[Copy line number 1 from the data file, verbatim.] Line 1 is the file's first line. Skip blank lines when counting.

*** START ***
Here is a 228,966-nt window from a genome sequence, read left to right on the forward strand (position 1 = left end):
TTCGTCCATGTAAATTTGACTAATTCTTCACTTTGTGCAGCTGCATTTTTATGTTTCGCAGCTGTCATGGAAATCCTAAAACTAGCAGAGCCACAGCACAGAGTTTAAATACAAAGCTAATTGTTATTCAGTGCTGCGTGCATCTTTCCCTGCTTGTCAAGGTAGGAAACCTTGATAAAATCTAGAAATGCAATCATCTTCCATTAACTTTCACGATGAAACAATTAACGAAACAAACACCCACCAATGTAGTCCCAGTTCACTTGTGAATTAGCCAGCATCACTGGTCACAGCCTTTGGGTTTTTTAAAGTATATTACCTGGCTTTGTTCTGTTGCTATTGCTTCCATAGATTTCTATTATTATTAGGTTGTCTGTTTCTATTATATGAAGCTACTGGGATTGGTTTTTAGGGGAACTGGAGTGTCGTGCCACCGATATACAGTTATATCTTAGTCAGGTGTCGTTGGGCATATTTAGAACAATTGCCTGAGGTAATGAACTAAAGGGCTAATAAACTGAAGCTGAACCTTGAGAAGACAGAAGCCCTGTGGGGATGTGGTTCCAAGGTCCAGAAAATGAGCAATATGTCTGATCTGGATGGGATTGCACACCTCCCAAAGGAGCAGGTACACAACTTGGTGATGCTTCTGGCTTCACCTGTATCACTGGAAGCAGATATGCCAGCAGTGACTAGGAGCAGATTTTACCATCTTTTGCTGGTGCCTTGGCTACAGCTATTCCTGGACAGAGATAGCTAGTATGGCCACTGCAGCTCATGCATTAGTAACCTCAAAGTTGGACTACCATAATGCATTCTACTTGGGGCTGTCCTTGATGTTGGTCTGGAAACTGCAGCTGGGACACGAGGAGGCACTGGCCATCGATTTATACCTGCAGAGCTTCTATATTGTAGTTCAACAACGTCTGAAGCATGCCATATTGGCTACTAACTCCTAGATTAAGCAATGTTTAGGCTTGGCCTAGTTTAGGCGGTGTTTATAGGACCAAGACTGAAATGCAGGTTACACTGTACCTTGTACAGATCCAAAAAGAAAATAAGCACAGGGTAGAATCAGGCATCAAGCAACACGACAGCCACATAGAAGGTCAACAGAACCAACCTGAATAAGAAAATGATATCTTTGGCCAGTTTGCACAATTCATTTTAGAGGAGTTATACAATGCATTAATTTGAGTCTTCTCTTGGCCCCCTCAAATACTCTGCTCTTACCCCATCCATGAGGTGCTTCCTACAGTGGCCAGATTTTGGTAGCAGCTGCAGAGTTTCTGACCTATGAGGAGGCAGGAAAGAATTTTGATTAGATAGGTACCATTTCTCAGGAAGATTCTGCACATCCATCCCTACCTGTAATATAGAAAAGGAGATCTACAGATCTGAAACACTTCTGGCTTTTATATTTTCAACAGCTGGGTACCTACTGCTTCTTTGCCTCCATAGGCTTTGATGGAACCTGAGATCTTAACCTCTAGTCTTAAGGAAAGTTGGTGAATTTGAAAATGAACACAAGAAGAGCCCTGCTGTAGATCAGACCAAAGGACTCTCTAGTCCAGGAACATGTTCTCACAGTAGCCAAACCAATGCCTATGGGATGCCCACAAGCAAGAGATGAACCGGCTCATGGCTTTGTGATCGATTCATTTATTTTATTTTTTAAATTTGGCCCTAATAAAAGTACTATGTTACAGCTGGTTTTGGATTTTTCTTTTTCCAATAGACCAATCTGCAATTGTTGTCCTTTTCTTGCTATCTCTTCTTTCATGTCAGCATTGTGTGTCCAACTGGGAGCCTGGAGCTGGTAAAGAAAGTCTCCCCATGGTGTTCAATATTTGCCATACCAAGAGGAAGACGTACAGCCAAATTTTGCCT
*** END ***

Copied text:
Here is a 228,966-nt window from a genome sequence, read left to right on the forward strand (position 1 = left end):